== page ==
60: 60 | (cont...)Hyunjoo: Oh. Noelle. Have you heard about Monday? Noelle: ...Yes. I only teach the first half of the day. Hyunjoo: And then, I think you and Dionne are gonna interview new students. Noelle: WHAAA? For real? Are you serious? Mr. Shin: Yes. Monday. Hyunjoo: We talk about it and decide you do good job. Noelle: Uh...Ok. Do I need to prepare questions? Mr. Shin: No, no. (waving hands) You just sit and speak. We give you questions. Noelle: (breathes serious sigh of relief) Oh. Nice. Mr. Shin: Then you go home early Wednesday. And, no school for you Thursday. Give you nice break. Noelle: (literally) SWEEET! I mean, that sounds good. I was real baffled at the idea that I had a role in the selection of new students. Like, my class counts for 5% of one of their core classes, but they'll let me interview future students? What kind of sense does that make? Then, I realized that I was just the messenger of the English language, the token foreigner. Thank God there will be a member of the (Korean) English faculty on hand to do the real work. This was almost too much pressure for me! Then, back in my office, I had the following exchange with my pal and star student, the Principal: Principal: (frantically waving goodbye to me) See you Monday Noelle Teacher! Noelle: Yes, yes. See you Monday. Have a nice weekend. Principal: Nice weekend. Yes. You too. You know about next week? Noelle: Yes. Monday and Wednesday, half days and no school on Thursday. Principal: Who say you? (shakes head) Who tell you? (bewildered look) Which is correct? Noelle: Who TOLD you? Principal: Who tell you? Noelle: Mr. Shin and Hyunjoo. Principal: Ah. yes. Easy week for Noelle Teacher. Korean teacher who is listening to our conversation: Easy week for you. Hard week for me. I stand all day. Then, I felt guilty. Sort of. Then, on my walk home, two middle school students approached me: Student 1: Hello Teacher! Noelle: Hi! I like your ear muffs. Students 2: What about this? (points to her BRIGHT RED scarf that is so thick it almost covers her face) Noelle: Beautiful. It looks wa-! (I got cut off in the middle of the word warm) Student 1: You are beautiful. (both students violently giggle) Noelle: Oh. Thank you! Students: Ok. Bye. (both students furiously wave) The students follow close behind me with two other students who joined them. Student 2: Oh Teacher. Shoes. Cute. Noelle: Thanks! Student 1: PINK. You. (points me up and down) Fashionista. Noelle: Whoa. Thank you! Then, the toothless ajumma who goes through my garbage started yelling in my direction after I said hello to her. The middle school girls tried to translate what she was saying to me, which amounted to telling me that Toni (my neighbor) wasn't parked in her usual spot. I'm not sure why she wanted to tell me that so badly, but she was real animated in trying to relay this impossibly important message to me. I guess I'm a little flattered that she wanted to talk to me though... Off to shave my legs. Sorry, Heather. No Shave November doesn't fly with the fish pedicure lady who will have to rinse my legs tomorrow.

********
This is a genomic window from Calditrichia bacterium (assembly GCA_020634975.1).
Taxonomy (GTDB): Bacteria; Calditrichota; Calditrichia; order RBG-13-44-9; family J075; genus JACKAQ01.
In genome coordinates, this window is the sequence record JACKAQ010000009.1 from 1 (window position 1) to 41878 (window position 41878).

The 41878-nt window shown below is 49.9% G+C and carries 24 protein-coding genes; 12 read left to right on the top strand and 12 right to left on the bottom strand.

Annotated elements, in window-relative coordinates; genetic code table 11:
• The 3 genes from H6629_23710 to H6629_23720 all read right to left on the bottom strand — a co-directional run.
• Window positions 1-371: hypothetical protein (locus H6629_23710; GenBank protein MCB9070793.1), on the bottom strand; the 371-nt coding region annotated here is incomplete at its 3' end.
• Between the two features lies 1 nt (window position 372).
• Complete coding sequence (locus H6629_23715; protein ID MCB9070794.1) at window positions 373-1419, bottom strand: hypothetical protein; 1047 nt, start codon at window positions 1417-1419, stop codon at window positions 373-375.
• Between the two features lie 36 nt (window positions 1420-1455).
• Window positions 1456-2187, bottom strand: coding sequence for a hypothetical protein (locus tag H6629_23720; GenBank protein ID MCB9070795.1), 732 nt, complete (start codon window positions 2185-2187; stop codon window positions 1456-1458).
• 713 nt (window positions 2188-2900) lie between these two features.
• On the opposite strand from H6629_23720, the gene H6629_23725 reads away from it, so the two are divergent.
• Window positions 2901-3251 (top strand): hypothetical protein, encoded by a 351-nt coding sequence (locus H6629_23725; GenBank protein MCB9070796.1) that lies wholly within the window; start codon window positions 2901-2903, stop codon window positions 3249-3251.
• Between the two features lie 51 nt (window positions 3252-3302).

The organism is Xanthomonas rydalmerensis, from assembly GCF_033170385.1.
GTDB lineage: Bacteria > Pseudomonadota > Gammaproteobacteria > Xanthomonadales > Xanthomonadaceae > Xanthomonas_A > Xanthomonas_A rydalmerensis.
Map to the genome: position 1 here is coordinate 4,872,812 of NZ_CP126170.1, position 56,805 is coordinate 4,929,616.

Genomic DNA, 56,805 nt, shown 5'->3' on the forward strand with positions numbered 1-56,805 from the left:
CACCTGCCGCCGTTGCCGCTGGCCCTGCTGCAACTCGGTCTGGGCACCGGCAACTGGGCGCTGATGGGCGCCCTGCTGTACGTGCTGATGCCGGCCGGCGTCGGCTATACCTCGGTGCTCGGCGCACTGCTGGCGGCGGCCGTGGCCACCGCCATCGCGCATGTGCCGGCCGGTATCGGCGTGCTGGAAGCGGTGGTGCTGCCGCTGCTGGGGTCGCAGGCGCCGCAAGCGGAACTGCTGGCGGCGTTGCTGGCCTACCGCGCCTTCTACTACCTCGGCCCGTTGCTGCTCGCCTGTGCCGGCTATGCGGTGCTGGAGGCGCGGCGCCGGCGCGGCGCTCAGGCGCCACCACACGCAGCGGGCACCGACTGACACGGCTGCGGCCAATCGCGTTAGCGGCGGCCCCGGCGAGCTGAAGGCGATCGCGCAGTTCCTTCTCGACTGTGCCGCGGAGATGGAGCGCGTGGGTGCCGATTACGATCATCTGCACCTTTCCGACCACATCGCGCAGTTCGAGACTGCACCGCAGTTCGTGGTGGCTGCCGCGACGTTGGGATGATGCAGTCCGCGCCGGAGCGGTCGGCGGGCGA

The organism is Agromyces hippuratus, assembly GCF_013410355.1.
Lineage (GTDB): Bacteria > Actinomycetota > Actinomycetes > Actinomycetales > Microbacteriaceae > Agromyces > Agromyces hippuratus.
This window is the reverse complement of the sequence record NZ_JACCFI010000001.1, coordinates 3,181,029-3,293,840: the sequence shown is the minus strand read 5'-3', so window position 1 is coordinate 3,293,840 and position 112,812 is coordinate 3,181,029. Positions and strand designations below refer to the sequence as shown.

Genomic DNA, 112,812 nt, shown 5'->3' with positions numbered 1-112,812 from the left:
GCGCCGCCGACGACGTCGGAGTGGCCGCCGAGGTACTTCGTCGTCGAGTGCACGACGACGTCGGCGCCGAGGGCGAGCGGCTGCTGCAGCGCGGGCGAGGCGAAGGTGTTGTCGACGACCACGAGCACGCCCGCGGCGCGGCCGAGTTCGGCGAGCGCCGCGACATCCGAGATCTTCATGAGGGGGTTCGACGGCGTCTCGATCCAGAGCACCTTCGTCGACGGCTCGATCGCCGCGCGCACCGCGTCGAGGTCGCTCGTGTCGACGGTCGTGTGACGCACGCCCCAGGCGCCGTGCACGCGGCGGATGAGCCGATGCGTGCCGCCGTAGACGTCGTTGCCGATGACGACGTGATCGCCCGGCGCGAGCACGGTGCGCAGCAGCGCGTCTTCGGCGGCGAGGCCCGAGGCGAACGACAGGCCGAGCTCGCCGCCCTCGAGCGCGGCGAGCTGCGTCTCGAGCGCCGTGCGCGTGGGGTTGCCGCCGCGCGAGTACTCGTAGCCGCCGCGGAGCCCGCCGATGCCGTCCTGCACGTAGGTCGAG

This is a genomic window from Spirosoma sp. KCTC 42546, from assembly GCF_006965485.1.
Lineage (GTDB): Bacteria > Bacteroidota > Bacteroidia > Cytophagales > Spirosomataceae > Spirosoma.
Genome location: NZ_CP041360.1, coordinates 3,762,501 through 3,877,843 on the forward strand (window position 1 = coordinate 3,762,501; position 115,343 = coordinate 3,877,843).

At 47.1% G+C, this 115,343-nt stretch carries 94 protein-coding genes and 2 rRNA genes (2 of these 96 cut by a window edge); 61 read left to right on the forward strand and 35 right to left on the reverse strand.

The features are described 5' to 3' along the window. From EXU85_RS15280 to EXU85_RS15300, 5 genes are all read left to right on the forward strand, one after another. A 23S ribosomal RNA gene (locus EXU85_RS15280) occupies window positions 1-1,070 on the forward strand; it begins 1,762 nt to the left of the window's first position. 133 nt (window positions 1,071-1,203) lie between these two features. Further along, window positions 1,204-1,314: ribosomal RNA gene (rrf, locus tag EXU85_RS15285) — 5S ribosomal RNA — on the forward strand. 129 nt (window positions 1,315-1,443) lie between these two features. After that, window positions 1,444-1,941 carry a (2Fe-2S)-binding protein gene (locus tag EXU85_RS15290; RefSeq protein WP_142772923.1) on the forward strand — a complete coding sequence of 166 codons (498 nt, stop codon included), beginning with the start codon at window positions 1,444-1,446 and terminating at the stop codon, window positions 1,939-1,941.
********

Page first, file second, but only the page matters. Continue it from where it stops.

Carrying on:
61: Almost a week later... | Friday, November 19, 2010 | 61 | Since I'm lazy, I'm just now getting around to blogging about last weekend. Here are the highlights: Diane and I met in Hyehwa in an attempt to find a craft store I had read about in the neighborhood. I want to teach my students to make the friendship bracelets that I was constantly making as a kid, so I've been on the hunt for embroidery floss. The directions to the store seemed simple enough. Get out of the subway and walk toward Baskin Robbins. The store should have been about 10 stores past my beloved ice cream shop. As Diane and I followed these straightforward directions, we came upon a shoe store instead. The shop was nowhere to be found. When I got home that night, I returned to the blog I had read about the store and realized it had been written in 2008. Oops. The store turnover here is crazy sometimes. My embroidery floss mission remains un-accomplished. Then, we had a tasty lunch at an awesome restaurant near the would-be location of the craft shop. We were attracted to the restaurant because of the caricature of a man giving a thumbs-up sign (always a good sign in my book :) ) and when we entered the second floor restaurant, we knew we had made a good choice. It was packed with Koreans and we managed to snag the last free table. I was told by someone that if a restaurant is completely empty and no Koreans are eating there, it's probably jank. On the flip side, if there are a ton of Koreans in the restaurant, you know it will be an enjoyable meal. Diane flagged down a server and ordered a meal even though we had no idea what we would be receiving. There were about five items on a board mounted on the wall and the first item on the menu was also posted on flags and banners ALL over the restaurant. That's the dish we ordered, along with some mandu and rice. Literally five minutes later, we received our food. It was a spicy soup with cabbage, onions, octopus, mussels and pork with a bunch of noodles in the bottom. It was AMAZING. Here's a picture Diane took of our meal: | After our culinary adventures, we headed to Gangnam to embark on round two of fish pedicures. I convinced Diane to try the big guys this time. Oh. Man. Those guys are bonkers! I stole these pictures from Diane as her camera is more fish friendly. | Yum. This is making me hungry. right. now.